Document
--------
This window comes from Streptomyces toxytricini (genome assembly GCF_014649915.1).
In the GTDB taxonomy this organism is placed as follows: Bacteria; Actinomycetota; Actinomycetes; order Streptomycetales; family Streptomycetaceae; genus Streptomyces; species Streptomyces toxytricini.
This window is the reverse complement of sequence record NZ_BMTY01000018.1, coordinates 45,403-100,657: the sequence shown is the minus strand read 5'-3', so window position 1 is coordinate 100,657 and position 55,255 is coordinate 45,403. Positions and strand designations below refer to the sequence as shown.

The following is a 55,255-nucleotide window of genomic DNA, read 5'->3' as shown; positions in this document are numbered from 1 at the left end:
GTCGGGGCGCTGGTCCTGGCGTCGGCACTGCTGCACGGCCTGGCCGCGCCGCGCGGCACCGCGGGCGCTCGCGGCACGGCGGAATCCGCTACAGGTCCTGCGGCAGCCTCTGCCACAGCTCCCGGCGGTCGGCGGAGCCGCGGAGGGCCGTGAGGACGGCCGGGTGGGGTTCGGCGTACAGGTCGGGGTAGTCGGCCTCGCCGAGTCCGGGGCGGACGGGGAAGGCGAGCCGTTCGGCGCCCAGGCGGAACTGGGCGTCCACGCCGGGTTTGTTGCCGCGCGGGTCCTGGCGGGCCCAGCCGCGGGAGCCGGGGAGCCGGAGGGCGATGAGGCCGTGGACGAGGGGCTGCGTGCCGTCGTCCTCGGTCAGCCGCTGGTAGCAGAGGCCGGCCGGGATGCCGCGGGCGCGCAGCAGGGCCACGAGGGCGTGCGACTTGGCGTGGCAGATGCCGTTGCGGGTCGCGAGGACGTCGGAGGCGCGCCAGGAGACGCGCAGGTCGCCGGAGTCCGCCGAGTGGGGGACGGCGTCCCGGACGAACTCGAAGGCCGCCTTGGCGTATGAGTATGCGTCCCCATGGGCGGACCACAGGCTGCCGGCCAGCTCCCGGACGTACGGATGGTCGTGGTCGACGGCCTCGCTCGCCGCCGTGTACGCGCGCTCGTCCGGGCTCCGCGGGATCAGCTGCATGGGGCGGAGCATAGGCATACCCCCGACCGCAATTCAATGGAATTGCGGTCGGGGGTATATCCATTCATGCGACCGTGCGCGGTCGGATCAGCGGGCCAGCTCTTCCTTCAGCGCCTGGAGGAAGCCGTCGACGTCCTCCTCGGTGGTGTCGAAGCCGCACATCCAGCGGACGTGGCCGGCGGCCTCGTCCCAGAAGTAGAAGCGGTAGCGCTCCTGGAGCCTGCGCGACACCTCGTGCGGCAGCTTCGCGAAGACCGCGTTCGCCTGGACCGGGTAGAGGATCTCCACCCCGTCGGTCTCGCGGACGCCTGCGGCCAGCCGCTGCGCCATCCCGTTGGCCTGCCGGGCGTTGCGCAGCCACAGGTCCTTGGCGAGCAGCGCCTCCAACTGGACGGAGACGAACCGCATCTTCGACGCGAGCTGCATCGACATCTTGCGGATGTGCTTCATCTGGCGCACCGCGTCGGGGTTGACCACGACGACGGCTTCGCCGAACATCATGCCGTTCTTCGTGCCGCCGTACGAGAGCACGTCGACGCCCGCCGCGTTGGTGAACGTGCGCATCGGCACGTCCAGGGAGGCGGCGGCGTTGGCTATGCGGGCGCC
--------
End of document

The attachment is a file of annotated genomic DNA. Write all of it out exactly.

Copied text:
This window comes from Streptomyces toxytricini (genome assembly GCF_014649915.1).
In the GTDB taxonomy this organism is placed as follows: Bacteria; Actinomycetota; Actinomycetes; order Streptomycetales; family Streptomycetaceae; genus Streptomyces; species Streptomyces toxytricini.
This window is the reverse complement of sequence record NZ_BMTY01000018.1, coordinates 45,403-100,657: the sequence shown is the minus strand read 5'-3', so window position 1 is coordinate 100,657 and position 55,255 is coordinate 45,403. Positions and strand designations below refer to the sequence as shown.

The following is a 55,255-nucleotide window of genomic DNA, read 5'->3' as shown; positions in this document are numbered from 1 at the left end:
GTCGGGGCGCTGGTCCTGGCGTCGGCACTGCTGCACGGCCTGGCCGCGCCGCGCGGCACCGCGGGCGCTCGCGGCACGGCGGAATCCGCTACAGGTCCTGCGGCAGCCTCTGCCACAGCTCCCGGCGGTCGGCGGAGCCGCGGAGGGCCGTGAGGACGGCCGGGTGGGGTTCGGCGTACAGGTCGGGGTAGTCGGCCTCGCCGAGTCCGGGGCGGACGGGGAAGGCGAGCCGTTCGGCGCCCAGGCGGAACTGGGCGTCCACGCCGGGTTTGTTGCCGCGCGGGTCCTGGCGGGCCCAGCCGCGGGAGCCGGGGAGCCGGAGGGCGATGAGGCCGTGGACGAGGGGCTGCGTGCCGTCGTCCTCGGTCAGCCGCTGGTAGCAGAGGCCGGCCGGGATGCCGCGGGCGCGCAGCAGGGCCACGAGGGCGTGCGACTTGGCGTGGCAGATGCCGTTGCGGGTCGCGAGGACGTCGGAGGCGCGCCAGGAGACGCGCAGGTCGCCGGAGTCCGCCGAGTGGGGGACGGCGTCCCGGACGAACTCGAAGGCCGCCTTGGCGTATGAGTATGCGTCCCCATGGGCGGACCACAGGCTGCCGGCCAGCTCCCGGACGTACGGATGGTCGTGGTCGACGGCCTCGCTCGCCGCCGTGTACGCGCGCTCGTCCGGGCTCCGCGGGATCAGCTGCATGGGGCGGAGCATAGGCATACCCCCGACCGCAATTCAATGGAATTGCGGTCGGGGGTATATCCATTCATGCGACCGTGCGCGGTCGGATCAGCGGGCCAGCTCTTCCTTCAGCGCCTGGAGGAAGCCGTCGACGTCCTCCTCGGTGGTGTCGAAGCCGCACATCCAGCGGACGTGGCCGGCGGCCTCGTCCCAGAAGTAGAAGCGGTAGCGCTCCTGGAGCCTGCGCGACACCTCGTGCGGCAGCTTCGCGAAGACCGCGTTCGCCTGGACCGGGTAGAGGATCTCCACCCCGTCGGTCTCGCGGACGCCTGCGGCCAGCCGCTGCGCCATCCCGTTGGCCTGCCGGGCGTTGCGCAGCCACAGGTCCTTGGCGAGCAGCGCCTCCAACTGGACGGAGACGAACCGCATCTTCGACGCGAGCTGCATCGACATCTTGCGGATGTGCTTCATCTGGCGCACCGCGTCGGGGTTGACCACGACGACGGCTTCGCCGAACATCATGCCGTTCTTCGTGCCGCCGTACGAGAGCACGTCGACGCCCGCCGCGTTGGTGAACGTGCGCATCGGCACGTCCAGGGAGGCGGCGGCGTTGGCTATGCGGGCGCC